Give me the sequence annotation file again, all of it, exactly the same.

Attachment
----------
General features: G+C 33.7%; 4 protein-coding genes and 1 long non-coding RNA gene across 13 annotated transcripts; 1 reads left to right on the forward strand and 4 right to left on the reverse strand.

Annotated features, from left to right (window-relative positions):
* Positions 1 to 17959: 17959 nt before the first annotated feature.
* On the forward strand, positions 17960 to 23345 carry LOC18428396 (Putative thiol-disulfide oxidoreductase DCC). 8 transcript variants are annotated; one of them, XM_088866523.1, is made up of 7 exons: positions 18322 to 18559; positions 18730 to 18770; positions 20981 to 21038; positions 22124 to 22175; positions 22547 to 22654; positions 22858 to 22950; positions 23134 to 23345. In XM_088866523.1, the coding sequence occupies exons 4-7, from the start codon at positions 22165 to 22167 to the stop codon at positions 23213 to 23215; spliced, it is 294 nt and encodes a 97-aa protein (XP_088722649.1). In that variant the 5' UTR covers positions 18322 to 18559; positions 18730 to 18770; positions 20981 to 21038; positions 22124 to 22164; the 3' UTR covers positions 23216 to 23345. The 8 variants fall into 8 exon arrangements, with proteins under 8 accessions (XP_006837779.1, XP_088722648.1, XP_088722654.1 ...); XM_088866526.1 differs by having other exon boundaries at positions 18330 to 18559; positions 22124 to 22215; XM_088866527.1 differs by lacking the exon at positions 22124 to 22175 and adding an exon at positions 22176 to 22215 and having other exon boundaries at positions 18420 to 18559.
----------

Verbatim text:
General features: G+C 33.7%; 4 protein-coding genes and 1 long non-coding RNA gene across 13 annotated transcripts; 1 reads left to right on the forward strand and 4 right to left on the reverse strand.

Annotated features, from left to right (window-relative positions):
* Positions 1 to 17959: 17959 nt before the first annotated feature.
* On the forward strand, positions 17960 to 23345 carry LOC18428396 (Putative thiol-disulfide oxidoreductase DCC). 8 transcript variants are annotated; one of them, XM_088866523.1, is made up of 7 exons: positions 18322 to 18559; positions 18730 to 18770; positions 20981 to 21038; positions 22124 to 22175; positions 22547 to 22654; positions 22858 to 22950; positions 23134 to 23345. In XM_088866523.1, the coding sequence occupies exons 4-7, from the start codon at positions 22165 to 22167 to the stop codon at positions 23213 to 23215; spliced, it is 294 nt and encodes a 97-aa protein (XP_088722649.1). In that variant the 5' UTR covers positions 18322 to 18559; positions 18730 to 18770; positions 20981 to 21038; positions 22124 to 22164; the 3' UTR covers positions 23216 to 23345. The 8 variants fall into 8 exon arrangements, with proteins under 8 accessions (XP_006837779.1, XP_088722648.1, XP_088722654.1 ...); XM_088866526.1 differs by having other exon boundaries at positions 18330 to 18559; positions 22124 to 22215; XM_088866527.1 differs by lacking the exon at positions 22124 to 22175 and adding an exon at positions 22176 to 22215 and having other exon boundaries at positions 18420 to 18559.